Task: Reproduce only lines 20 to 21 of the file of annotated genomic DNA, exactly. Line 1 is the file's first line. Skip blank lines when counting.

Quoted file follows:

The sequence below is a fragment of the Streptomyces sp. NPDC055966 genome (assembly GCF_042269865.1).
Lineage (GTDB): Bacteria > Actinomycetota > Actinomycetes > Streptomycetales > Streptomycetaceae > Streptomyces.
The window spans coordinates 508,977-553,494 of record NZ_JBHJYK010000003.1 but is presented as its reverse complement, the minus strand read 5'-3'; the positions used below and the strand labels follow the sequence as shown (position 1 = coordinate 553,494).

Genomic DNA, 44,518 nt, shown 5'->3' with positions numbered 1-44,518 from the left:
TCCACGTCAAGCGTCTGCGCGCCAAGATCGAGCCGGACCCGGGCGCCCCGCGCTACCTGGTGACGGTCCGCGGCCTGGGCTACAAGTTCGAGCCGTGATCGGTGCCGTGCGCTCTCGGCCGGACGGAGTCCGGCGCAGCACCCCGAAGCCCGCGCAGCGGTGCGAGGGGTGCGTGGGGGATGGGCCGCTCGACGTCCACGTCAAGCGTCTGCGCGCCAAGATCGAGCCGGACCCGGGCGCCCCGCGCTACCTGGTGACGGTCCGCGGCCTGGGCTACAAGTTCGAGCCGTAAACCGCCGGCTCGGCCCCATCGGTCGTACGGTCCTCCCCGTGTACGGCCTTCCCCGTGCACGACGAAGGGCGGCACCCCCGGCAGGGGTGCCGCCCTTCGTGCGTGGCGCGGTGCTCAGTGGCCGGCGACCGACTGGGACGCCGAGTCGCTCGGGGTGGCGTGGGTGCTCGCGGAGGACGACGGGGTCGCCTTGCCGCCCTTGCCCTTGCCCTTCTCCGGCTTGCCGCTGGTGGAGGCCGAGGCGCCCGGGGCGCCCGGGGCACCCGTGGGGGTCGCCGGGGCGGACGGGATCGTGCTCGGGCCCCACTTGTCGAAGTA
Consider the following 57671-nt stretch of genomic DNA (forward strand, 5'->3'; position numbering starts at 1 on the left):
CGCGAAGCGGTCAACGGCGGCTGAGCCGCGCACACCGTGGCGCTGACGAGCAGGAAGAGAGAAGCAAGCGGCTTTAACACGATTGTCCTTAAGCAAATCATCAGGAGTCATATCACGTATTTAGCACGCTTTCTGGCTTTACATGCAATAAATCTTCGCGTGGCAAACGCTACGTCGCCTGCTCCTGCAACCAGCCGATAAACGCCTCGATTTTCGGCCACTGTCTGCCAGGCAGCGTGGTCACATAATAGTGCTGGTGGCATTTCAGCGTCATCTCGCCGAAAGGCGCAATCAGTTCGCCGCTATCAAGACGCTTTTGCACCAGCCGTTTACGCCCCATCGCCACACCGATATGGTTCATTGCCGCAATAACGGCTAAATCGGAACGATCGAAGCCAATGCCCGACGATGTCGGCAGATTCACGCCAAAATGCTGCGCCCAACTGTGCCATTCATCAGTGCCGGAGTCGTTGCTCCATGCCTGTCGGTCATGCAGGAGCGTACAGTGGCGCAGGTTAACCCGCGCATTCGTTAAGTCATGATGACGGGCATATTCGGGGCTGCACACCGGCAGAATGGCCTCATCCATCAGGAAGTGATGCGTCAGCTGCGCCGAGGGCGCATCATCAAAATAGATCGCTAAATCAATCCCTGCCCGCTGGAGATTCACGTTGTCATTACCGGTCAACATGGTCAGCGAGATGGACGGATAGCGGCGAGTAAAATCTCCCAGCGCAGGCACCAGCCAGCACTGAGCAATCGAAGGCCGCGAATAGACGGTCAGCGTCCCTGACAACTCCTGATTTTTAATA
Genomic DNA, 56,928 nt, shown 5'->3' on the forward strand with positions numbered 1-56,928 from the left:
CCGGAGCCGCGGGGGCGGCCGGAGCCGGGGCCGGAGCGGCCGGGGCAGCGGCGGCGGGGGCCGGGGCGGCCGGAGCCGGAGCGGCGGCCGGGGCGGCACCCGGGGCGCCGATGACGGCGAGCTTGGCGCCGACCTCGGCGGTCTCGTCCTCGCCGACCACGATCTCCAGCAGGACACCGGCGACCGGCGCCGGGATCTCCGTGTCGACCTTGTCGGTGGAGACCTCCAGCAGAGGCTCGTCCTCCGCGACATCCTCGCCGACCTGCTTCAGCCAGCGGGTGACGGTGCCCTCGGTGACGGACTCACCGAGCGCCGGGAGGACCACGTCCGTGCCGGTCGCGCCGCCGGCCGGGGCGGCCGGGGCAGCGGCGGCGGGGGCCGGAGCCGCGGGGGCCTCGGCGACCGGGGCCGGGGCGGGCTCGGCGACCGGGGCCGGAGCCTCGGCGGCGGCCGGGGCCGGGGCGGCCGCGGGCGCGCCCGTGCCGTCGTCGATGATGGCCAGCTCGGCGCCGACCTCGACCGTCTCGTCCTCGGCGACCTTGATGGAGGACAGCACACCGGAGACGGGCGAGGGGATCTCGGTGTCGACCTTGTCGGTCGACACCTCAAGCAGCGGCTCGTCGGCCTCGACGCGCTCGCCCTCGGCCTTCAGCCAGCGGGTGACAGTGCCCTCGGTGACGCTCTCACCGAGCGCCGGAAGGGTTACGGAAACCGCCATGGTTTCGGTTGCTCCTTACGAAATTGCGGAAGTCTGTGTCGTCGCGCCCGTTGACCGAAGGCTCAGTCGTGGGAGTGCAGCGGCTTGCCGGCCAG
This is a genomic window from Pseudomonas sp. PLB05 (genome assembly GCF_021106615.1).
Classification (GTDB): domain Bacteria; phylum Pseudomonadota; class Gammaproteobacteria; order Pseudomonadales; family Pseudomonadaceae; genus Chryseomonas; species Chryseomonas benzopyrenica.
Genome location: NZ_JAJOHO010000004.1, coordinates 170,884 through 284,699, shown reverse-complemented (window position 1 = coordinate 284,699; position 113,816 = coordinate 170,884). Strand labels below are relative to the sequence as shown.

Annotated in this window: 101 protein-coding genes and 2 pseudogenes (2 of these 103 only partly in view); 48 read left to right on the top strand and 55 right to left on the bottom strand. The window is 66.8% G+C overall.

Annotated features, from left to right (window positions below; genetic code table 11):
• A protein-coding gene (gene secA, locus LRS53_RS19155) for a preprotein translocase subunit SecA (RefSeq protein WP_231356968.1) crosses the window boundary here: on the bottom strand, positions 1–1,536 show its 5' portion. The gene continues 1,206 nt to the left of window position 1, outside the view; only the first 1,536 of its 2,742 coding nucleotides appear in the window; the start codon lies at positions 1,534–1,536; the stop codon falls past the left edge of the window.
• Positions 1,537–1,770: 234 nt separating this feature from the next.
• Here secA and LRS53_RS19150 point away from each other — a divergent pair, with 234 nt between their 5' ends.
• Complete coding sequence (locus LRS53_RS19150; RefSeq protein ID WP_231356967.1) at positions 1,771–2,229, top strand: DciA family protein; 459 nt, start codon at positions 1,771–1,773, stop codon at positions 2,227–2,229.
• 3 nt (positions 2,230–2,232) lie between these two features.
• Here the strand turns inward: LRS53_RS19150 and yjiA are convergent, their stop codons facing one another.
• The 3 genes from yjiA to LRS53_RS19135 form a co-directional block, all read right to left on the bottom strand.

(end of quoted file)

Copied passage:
• Here the strand turns inward: LRS53_RS19150 and yjiA are convergent, their stop codons facing one another.
• The 3 genes from yjiA to LRS53_RS19135 form a co-directional block, all read right to left on the bottom strand.